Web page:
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NFC News 'N' Notes: Packers' New Wide Receives Making An Impact


If there is one thing today's Green Bay Packers fans have become accustomed to seeing, it's No. 4, Brett Favre, lining up under center.

But in 2002, the targets of Favre's laser-like passes are significantly different. Gone are veterans Corey Bradford (Houston), Antonio Freeman (Philadelphia), Charles Lee (free agent) and Bill Schroeder (Detroit), who combined for 151 starts during their tenure in Green Bay. In their place are Terry Glenn, rookie Javon Walker and Karsten Bailey, who join holdovers Donald Driver and Robert Ferguson.

Walker was drafted by the Packers in the first round of the 2002 NFL Draft after a standout collegiate career at Florida State. Prior to starring for the Seminoles, for whom he started all 11 contests last year while leading the team with 45 receptions for 944 yards and seven touchdowns, Walker spent three years as a minor league baseball player.

The Packers, who selected a wide receiver in the first round of the draft for the first time since choosing Sterling Sharpe in 1988, are excited about Walker's potential. Through three games, he has played up to his advance billing, averaging 17.2 yards per reception - a solid start for a rookie wideout expected to be a big contributor this season.

"He's an unusual rookie," Packers' head coach Mike Sherman says. "He's well beyond his years. That's why we moved up in the draft to select him. As I said a long time ago, I thought Javon was a top 10 to 15 pick. He will continue to get better and better throughout the season."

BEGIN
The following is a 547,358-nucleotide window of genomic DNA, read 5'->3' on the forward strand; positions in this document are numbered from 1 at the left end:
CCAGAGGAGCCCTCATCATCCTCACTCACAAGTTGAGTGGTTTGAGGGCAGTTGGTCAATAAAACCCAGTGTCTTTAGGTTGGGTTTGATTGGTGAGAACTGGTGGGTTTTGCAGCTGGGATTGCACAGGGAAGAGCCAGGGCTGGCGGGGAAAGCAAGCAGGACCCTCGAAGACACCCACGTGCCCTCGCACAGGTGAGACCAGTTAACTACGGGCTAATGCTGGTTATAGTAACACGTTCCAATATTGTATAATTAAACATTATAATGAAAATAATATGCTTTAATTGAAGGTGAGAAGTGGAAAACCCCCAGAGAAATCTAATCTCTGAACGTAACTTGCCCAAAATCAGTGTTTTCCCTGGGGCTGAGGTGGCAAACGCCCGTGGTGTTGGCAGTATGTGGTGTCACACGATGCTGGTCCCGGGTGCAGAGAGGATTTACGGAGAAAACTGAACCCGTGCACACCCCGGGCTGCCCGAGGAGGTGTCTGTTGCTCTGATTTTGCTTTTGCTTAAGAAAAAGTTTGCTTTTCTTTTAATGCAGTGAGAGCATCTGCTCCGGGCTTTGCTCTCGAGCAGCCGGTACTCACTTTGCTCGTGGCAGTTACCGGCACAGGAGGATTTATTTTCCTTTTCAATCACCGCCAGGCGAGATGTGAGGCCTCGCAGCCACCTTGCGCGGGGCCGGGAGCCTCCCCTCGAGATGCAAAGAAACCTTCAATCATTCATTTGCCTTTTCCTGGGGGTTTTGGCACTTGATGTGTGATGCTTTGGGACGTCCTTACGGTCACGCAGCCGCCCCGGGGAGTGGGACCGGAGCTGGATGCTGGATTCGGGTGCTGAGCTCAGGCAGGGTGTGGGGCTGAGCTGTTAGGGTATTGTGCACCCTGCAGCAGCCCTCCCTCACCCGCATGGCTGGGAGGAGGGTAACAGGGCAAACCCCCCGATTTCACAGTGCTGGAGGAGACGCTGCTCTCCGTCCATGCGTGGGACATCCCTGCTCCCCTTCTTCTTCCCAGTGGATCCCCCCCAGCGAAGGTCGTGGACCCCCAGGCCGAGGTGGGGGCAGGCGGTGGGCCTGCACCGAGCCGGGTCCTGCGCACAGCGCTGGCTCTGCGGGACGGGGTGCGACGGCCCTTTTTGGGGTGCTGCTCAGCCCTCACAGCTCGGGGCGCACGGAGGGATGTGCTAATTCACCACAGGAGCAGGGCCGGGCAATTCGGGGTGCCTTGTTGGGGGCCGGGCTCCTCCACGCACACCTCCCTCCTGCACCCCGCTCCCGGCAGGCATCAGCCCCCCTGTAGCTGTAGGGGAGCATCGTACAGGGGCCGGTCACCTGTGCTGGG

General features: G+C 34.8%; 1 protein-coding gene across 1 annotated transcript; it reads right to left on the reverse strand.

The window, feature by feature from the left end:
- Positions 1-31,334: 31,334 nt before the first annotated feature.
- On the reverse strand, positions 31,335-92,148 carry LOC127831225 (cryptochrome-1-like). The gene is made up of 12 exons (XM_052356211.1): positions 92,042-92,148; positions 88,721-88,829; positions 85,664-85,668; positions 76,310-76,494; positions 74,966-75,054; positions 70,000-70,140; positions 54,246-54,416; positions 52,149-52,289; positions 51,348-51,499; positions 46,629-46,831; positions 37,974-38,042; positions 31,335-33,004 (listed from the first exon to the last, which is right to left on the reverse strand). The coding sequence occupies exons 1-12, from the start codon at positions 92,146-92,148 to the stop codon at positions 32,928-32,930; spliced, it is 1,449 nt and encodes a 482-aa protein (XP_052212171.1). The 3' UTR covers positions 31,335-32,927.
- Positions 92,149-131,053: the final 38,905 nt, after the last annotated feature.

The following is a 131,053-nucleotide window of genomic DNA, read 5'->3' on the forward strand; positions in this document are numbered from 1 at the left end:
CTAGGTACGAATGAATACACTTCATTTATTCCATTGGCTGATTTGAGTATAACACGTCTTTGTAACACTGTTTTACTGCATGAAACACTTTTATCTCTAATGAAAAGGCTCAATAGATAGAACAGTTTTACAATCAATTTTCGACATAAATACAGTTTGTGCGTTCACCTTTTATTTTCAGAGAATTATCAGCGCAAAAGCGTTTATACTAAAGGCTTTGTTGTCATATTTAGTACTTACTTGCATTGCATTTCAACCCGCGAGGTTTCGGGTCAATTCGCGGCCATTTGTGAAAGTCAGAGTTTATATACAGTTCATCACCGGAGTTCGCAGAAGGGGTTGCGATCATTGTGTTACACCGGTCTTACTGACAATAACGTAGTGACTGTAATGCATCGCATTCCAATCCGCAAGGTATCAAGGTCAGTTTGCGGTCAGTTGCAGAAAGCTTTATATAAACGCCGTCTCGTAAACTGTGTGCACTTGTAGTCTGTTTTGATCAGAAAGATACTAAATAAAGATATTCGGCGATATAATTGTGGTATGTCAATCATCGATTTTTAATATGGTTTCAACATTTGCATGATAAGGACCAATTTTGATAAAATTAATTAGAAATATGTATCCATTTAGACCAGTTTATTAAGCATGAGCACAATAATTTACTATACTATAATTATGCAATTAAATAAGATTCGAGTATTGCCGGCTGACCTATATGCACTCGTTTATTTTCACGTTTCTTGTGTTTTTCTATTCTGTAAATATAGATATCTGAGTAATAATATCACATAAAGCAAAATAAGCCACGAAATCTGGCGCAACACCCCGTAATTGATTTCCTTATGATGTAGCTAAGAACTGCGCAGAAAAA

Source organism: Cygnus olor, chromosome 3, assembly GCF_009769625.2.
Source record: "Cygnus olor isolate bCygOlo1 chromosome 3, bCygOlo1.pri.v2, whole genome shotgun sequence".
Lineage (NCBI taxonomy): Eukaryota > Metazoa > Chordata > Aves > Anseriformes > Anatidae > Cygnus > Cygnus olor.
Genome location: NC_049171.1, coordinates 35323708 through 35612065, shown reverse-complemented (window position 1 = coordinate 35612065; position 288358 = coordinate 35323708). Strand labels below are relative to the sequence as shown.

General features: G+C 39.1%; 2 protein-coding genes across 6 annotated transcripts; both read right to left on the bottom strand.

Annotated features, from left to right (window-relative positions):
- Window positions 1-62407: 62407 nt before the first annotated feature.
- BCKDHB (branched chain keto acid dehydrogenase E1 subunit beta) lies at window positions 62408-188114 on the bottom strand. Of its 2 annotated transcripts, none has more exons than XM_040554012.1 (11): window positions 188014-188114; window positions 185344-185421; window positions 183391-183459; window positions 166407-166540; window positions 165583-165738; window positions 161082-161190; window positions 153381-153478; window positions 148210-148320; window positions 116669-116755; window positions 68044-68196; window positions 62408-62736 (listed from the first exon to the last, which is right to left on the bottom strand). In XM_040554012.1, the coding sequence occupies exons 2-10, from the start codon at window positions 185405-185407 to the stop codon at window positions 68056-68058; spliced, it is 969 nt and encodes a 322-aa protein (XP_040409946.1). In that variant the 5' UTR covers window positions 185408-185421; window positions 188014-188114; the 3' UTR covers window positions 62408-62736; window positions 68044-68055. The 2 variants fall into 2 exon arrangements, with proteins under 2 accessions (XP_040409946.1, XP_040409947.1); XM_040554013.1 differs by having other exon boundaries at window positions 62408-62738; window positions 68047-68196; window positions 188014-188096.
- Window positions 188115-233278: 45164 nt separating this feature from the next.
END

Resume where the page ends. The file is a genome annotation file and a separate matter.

Walker helped set up the game-winning field goal in a Week 1 37-34 overtime win over the Falcons with an 18-yard reception on the decisive drive. He also scored his first NFL touchdown that day, a 13-yard catch from Favre that gave Green Bay a 27-24 third-quarter lead.

Favre, a 12th year veteran who has thrown touchdown passes to 34 different receivers in his tenure in Green Bay, likes what he has seen of his rookie target.

"Javon is young, eager and talented," says Favre. "He works hard and I appreciate his eagerness to be great. This kid can be as good as he wants to be, and I'm excited about him."

Another addition to the Packers' attack is Glenn, acquired in a trade with New England on March 11. Glenn adds a veteran presence to the receiving corps, and in his seventh season, has two 1,000-yard campaigns to his credit. The Packers brought him to Green Bay hoping he would develop into a consistent target for Favre, and through three weeks, that has been the case. Glenn has 15 receptions for 196 yards and one touchdown.

Driver, a seventh-round draft choice in 1999, has gotten off to his best start. Through three games, the former football and track star at Alcorn State is nearing career highs with 16 receptions for 223 yards and two touchdowns. Ferguson, a second-round pick in 2001, is a big, physical receiver who Favre likens to Sharpe. "He has Sterling's size, but Robert is faster," says Favre.

The Packers' overhaul at the wide receiver position is not without precedent. The team counts eight major receiver transitions in its storied history. In 1959, for instance, head coach Vince Lombardi plugged third-round draft pick Boyd Dowler into the lineup for the traded Billy Howton, and Dowler would eventually be elected to the Packers Hall of Fame. Then in 1965, Lombardi obtained Carroll Dale from the New York Giants, and Dowler and Dale would form a premier receiving tandem, helping the Packers to three consecutive championships from 1965-67, including wins in the first two Super Bowls. In 1995, Freeman was selected in the third-round and helped the Packers to consecutive Super Bowl berths.

"We lost veteran wide receivers and a lot of people are doubting what we can do," says Walker of the team's newest receiving transition. "We have to stick together and show people we will be one of the best groups in the league."

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